Wonderful Silliness

Farces were a colorful mainstay of 18th-century theatre. And "She Stoops to Conquer," by the Anglo-Irish playwright Oliver Goldsmith, which premiered in 1773 in London, is a celebrated part of the genre.
This post was published on the now-closed HuffPost Contributor platform. Contributors control their own work and posted freely to our site. If you need to flag this entry as abusive, send us an email.



TACT--The Actors Company Theatre
Clurman Theatre, Theatre Row
410 West 42nd Street, NYC

Through 5 November 2016

Farces were a colorful mainstay of 18th-century theatre. And "She Stoops to Conquer," by the Anglo-Irish playwright Oliver Goldsmith, which premiered in 1773 in London, is a celebrated part of the genre.

Pity more of these delightfully absurd comedies aren't revived, as if today's producers think the humor is out of fashion. Hard to believe considering it inspired America's Screwball comedic tradition, from the Marx Brothers to Woody Allen.

Mistaken identity is at the heart of this story, with the lead gentleman, Charles Marlow (Jeremy Beck), having been intentionally misinformed by the play's jester, Tony Lumpkin (Richard Thieriot), that he has wandered far from his intended destination, where he is to meet Lumpkin's stepsister.

Lumpkin's stepfather, Mr. Hardcastle (John Rothman), and Marlow's father have arranged this rendezvous at the former's estate to bring their children into wedlock.

Lumpkin suggests the patrician lad and his companion, George Hastings (Tony Roach) who has eyes for a family niece staying in the same house, would be much better served if they spent the night at a nearby inn. But Lumpkin warns they need be mindful of the eccentric landlord who believes himself to be a gentleman rather than an innkeeper. Of course this inn is actually Hardcastle's estate.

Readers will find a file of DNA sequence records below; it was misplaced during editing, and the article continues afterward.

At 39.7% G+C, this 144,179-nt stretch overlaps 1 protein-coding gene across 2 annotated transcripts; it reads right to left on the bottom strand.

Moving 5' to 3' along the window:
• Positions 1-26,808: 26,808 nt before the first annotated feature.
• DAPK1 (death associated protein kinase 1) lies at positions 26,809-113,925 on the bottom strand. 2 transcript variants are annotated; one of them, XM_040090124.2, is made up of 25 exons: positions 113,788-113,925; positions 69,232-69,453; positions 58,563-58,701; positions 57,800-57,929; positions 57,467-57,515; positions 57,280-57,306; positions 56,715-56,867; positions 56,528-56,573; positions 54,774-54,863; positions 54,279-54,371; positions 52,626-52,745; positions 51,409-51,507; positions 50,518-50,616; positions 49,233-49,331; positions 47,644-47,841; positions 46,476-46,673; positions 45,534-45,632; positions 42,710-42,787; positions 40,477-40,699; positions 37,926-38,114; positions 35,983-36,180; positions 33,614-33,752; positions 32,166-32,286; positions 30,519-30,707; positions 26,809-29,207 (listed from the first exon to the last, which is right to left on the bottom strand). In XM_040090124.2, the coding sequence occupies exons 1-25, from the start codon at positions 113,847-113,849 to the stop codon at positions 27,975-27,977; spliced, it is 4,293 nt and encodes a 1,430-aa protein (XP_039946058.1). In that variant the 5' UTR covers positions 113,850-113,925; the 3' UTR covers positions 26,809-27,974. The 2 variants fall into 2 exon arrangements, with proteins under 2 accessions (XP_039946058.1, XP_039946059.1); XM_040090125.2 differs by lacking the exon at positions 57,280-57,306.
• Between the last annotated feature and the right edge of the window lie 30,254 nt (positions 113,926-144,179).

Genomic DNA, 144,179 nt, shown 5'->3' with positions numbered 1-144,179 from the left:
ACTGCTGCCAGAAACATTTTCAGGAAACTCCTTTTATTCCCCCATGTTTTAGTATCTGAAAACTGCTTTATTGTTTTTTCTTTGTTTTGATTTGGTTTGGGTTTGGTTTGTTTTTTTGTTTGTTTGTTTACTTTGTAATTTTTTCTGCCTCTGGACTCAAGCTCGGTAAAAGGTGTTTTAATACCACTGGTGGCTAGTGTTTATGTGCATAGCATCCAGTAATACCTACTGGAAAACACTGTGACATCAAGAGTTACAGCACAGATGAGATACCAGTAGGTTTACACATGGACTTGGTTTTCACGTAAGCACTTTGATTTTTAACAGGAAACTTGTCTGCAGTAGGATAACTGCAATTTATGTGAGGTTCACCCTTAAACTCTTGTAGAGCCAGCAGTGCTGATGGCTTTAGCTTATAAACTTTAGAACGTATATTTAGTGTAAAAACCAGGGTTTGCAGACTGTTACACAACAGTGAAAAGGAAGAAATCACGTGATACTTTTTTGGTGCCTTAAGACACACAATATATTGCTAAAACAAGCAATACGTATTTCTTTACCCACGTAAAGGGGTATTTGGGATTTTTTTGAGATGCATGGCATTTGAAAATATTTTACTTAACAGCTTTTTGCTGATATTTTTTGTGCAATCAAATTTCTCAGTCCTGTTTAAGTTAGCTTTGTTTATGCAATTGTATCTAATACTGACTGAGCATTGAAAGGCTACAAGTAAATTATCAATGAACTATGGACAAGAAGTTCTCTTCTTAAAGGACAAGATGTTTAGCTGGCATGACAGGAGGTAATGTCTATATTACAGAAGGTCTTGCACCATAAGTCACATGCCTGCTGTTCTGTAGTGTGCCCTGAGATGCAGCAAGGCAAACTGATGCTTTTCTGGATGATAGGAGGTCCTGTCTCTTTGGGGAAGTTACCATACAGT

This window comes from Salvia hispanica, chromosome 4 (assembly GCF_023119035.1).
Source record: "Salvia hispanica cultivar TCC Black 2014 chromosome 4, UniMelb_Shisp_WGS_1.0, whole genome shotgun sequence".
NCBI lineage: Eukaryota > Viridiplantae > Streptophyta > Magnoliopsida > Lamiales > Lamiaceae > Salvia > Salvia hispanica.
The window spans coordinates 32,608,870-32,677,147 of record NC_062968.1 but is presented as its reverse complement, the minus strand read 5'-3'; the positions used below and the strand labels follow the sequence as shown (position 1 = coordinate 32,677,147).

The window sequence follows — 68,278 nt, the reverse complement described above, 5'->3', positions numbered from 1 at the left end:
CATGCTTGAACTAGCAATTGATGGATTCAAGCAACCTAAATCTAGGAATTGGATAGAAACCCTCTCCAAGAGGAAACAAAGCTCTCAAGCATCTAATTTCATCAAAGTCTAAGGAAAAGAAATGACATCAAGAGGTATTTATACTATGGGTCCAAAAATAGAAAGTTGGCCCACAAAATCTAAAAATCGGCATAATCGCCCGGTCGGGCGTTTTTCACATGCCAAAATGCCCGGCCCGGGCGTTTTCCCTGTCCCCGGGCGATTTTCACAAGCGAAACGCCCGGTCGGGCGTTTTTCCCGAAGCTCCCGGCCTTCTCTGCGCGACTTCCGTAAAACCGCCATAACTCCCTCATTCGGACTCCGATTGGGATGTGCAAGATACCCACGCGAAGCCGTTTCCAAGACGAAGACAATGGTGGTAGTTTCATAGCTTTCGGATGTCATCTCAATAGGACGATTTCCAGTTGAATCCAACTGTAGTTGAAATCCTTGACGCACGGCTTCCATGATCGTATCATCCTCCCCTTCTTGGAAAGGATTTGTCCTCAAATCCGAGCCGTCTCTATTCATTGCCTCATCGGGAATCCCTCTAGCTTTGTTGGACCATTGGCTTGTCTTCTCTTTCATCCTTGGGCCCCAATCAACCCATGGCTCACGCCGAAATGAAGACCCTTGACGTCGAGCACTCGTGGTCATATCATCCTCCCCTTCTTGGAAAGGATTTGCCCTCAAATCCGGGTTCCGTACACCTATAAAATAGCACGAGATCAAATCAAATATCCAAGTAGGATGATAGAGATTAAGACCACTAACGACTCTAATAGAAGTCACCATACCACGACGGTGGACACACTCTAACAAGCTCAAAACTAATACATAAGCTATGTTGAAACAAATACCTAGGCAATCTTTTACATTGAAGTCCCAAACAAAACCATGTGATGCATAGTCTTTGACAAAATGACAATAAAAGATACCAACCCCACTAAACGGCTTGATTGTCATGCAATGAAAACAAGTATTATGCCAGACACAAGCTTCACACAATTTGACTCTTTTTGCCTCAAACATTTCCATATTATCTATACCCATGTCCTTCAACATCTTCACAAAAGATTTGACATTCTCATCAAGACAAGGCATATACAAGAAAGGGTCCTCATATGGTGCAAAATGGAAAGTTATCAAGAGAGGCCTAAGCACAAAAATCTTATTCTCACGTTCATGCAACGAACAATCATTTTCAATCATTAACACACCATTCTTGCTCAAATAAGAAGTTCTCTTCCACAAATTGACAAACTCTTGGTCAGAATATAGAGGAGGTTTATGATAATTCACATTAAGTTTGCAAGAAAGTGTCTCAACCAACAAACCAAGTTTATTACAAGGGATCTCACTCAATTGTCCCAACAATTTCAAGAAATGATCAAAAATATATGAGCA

And so starts this mischievous romp as the young men arrive at the inn where characters are quickly confused and feelings get crossed.

We soon find the pompous Marlow dissolving into a trembling, stuttering boob when he first meets his intended, the lovely Kate Hardcastle (Mairin Lee). Marlow can barely cast an eye her way. The cause of this transformation: the gentleman, as we are told, loses all self-confidence and control when in the company of ladies of his own class.

When a woman is beneath him, however, he spins his charm as deftly as Casanova. And we see the metamorphosis back to the cocky young gentleman when later on he mistakes Kate for a barmaid. This delights Kate to no end, now knowing that her dashing young man is made of the right stuff.

In the second act, the play really hits its stride. The pace picks up, confusion peaks, until love ultimately conquers, with plenty of physical slapstick antics thrown in for good measure.

One of the funniest moments is when the impertinent Marlow decides to finally put the uppity innkeeper in his place by declaring:
"This is my house. Mine, while I choose to stay."

So flabbergasted is Hardcastle that he proceeds to stack chairs, tables, and candlesticks on top of the seated bachelor, insisting that all must indeed belong to Marlow.

Another wonderful moment is when Tony and his mother's niece (Constance Neville, played by Justine Salata) feign a romantic encounter to fool his mom into believing they are a couple, when in fact they come close to tearing each other apart.

Scott Allan Evans, TACT's artistic and executive director, does a seamless job directing the mayhem, creatively blending wit and choreography, enabling each character to shine.

The cast of nine all turn in first-rate performances, though I was most partial to Richard Thieriot's roguish Tony, a character likely inspired by the playwright's own personality, if the playbill's biographical sketch is on point.

And Mairin Lee's Kate Hardcastle is a joy to watch playfully taking control of matters, while the men around her stumble about, turning confusion to her favor, as she blithely stoops to conquer.





Before You Go

Popular in the Community